Sunday, 26 June, 2022
HomeEconomyModi govt won’t borrow extra this year to fund tax cuts, inflation...

Modi govt won’t borrow extra this year to fund tax cuts, inflation target to stay at 4%

The cut in excise duty last week, coupled with an increase in fertiliser and food subsidies, is expected to cost the exchequer around Rs 3 lakh crore in the current financial year.

Text Size:

New Delhi: The Narendra Modi government has no plans to borrow additional funds from the bond markets to fund the costs incurred by cutting down excise duty on petrol and diesel, a top government official said. Instead, it will balance its fiscal position with its revenues.

“We will not borrow extra as of now. We will stick to our borrowing calendar,” the official told the press Wednesday.

The official also said that the government will not revisit the inflation target of 4 per cent — with a tolerance band of 2-6 per cent — until 2025-26, which is the time when the target will come up for an official review.

Tolerance band is an error margin kept to allow for shocks to the economy.

“Revision in inflation target is not on the table,” the official said.

Yields on the government securities rose Monday after reports emerged that the government would fund the cost of the excise duty cut on auto fuels through market borrowing, which is already at a record high in 2022-23 at Rs 14.31 lakh crore.

The official’s comments come on the back of retail inflation recording an eight-year high of 7.79 per cent in April. Inflation based on wholesale prices, too, reached a nine-year high of 15.08 per cent in the same month.

The central government Saturday cut the excise duty on petrol by Rs 8 and diesel by Rs 6 to curb inflation. Finance Minister Nirmala Sitharaman said in a tweet: “The announcement will have revenue implications of Rs 1 lakh crore for the government.”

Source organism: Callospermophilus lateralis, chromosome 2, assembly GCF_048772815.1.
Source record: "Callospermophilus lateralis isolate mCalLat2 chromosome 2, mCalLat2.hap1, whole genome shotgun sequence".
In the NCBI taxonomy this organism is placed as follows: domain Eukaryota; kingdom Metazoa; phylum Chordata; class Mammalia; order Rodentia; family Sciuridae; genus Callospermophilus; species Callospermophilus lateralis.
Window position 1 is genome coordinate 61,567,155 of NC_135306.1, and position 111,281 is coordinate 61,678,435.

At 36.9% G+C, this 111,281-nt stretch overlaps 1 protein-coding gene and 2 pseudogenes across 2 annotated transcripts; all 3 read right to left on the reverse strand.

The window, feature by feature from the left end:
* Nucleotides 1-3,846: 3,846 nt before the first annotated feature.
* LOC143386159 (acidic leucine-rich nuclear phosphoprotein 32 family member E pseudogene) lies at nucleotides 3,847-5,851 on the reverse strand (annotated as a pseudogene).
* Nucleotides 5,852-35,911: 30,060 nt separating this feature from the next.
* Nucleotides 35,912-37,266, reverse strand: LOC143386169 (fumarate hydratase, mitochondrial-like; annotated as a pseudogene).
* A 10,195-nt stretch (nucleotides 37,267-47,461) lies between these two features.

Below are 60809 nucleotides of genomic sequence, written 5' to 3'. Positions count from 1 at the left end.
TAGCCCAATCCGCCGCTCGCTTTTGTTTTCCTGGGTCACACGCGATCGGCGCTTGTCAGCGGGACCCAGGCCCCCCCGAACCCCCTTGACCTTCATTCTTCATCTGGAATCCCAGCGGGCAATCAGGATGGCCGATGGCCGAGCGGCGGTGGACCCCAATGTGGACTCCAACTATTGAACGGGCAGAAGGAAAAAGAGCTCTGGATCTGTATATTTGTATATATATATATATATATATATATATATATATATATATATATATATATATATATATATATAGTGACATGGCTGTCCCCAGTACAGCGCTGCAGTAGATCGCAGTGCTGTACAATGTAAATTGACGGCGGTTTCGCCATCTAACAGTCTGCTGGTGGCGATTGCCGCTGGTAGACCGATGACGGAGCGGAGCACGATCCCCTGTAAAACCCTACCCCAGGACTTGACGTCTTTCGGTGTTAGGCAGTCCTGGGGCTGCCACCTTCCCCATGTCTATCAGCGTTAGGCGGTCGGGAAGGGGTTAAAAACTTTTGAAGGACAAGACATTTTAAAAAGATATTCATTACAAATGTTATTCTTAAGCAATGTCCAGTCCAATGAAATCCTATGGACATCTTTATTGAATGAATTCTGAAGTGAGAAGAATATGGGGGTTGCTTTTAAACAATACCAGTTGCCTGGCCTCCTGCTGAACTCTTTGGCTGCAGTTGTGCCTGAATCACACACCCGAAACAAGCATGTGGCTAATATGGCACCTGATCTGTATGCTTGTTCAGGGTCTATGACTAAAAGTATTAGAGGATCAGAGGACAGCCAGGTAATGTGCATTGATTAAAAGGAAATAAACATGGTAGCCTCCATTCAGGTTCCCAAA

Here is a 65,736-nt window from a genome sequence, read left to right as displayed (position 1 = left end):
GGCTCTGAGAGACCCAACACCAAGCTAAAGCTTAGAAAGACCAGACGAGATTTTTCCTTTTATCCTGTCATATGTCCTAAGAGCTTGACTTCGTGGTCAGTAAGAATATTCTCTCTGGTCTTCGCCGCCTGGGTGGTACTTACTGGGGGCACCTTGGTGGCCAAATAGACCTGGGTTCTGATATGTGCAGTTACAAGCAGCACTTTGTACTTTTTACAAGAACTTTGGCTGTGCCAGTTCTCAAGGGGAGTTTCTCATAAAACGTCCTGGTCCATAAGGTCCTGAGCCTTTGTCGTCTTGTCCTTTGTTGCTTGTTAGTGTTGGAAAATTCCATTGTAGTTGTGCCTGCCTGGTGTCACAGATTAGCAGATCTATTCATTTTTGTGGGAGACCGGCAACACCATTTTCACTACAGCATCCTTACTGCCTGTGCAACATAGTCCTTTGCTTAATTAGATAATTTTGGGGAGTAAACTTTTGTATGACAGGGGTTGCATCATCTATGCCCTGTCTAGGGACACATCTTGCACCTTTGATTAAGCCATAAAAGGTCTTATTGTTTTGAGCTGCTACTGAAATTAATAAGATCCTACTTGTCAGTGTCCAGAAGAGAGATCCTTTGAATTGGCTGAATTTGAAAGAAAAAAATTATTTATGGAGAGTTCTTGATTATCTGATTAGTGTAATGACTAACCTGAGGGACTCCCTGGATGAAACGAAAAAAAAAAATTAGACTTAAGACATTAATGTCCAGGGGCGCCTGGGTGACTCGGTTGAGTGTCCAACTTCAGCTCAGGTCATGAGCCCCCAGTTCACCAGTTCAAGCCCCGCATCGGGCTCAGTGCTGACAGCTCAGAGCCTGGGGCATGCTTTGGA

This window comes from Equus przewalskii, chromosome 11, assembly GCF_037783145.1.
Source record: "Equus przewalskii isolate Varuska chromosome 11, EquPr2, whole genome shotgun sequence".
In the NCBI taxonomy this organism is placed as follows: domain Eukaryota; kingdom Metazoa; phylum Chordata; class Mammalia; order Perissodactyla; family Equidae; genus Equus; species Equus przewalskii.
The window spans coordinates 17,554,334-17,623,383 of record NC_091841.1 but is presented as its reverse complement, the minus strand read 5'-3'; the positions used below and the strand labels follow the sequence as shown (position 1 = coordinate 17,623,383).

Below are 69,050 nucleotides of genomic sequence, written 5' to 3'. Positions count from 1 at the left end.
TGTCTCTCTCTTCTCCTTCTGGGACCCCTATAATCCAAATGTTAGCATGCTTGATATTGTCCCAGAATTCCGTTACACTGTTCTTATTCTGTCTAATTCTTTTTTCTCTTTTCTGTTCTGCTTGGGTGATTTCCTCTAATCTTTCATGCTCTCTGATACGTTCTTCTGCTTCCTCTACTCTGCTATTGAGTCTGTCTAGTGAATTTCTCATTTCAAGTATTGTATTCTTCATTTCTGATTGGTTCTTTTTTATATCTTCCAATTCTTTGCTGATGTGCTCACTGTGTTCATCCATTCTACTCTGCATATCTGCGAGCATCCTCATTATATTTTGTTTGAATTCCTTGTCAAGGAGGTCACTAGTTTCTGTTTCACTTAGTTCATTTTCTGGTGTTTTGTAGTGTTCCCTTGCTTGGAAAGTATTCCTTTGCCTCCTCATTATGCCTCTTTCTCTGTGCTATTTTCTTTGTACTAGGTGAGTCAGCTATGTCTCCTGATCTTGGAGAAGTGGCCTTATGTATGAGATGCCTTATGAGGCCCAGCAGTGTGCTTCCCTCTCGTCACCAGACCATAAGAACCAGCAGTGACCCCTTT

Along with this, she also announced that the government will increase the subsidy on fertiliser for farmers by Rs 1.10 lakh crore and provide a subsidy of Rs 200 per cylinder, up to 12 cylinders, for the beneficiaries of the Pradhan Mantri Ujjwala Yojana.

Currently, petrol is sold at Rs 96.72 per litre in the national capital while diesel is sold at Rs 89.62 per litre.

The cut in excise duty, coupled with an increase in fertiliser and food subsidies, is expected to cost the exchequer around Rs 3 lakh crore in the current financial year.


Also Read: Why Modi govt’s modest Rs 65,000 crore disinvestment target for FY23 seems to be a tall order


Inflation target 

In an article published in the Economic and Political Weekly, Reserve Bank of India (RBI) Deputy Governor Michael Patra and his colleague Indranil Bhattacharyya, a director in the RBI’s monetary policy department, said that the inflation target needs to be updated as estimates for other economic parameters such as natural real interest rates have undergone changes.

“India’s inflation target of 4 per cent is in alignment with trend inflation right up to 2019-20. As data points for the pandemic period form, this estimate will have to be updated along with those for the natural real rate of interest that was placed in the range of 1.6-1.8 per cent in the pre-pandemic period,” the authors said.

“Likewise, estimates of threshold inflation — beyond which inflation retards growth — which worked out to 6 per cent in the pre-pandemic period, will also need re-estimation as the output gap closes,” they added.

The government retained the inflation target of 4 per cent with a tolerance band of 2-6 per cent for a period of five years until 2025-26 on 31 March 2021.

The official also said that the plan to privatise two state-owned banks announced in Budget 2021-22 is on track, and that the government would want to do it in the current fiscal year.

(Edited by Uttara Ramaswamy)


Also Read: As inflation breaks records, Modi govt plans to counter criticism ahead of anniversary & polls


Subscribe to our channels on YouTube & Telegram

Why news media is in crisis & How you can fix it

India needs free, fair, non-hyphenated and questioning journalism even more as it faces multiple crises.

But the news media is in a crisis of its own. There have been brutal layoffs and pay-cuts. The best of journalism is shrinking, yielding to crude prime-time spectacle.

ThePrint has the finest young reporters, columnists and editors working for it. Sustaining journalism of this quality needs smart and thinking people like you to pay for it. Whether you live in India or overseas, you can do it here.

Support Our Journalism

Most Popular

×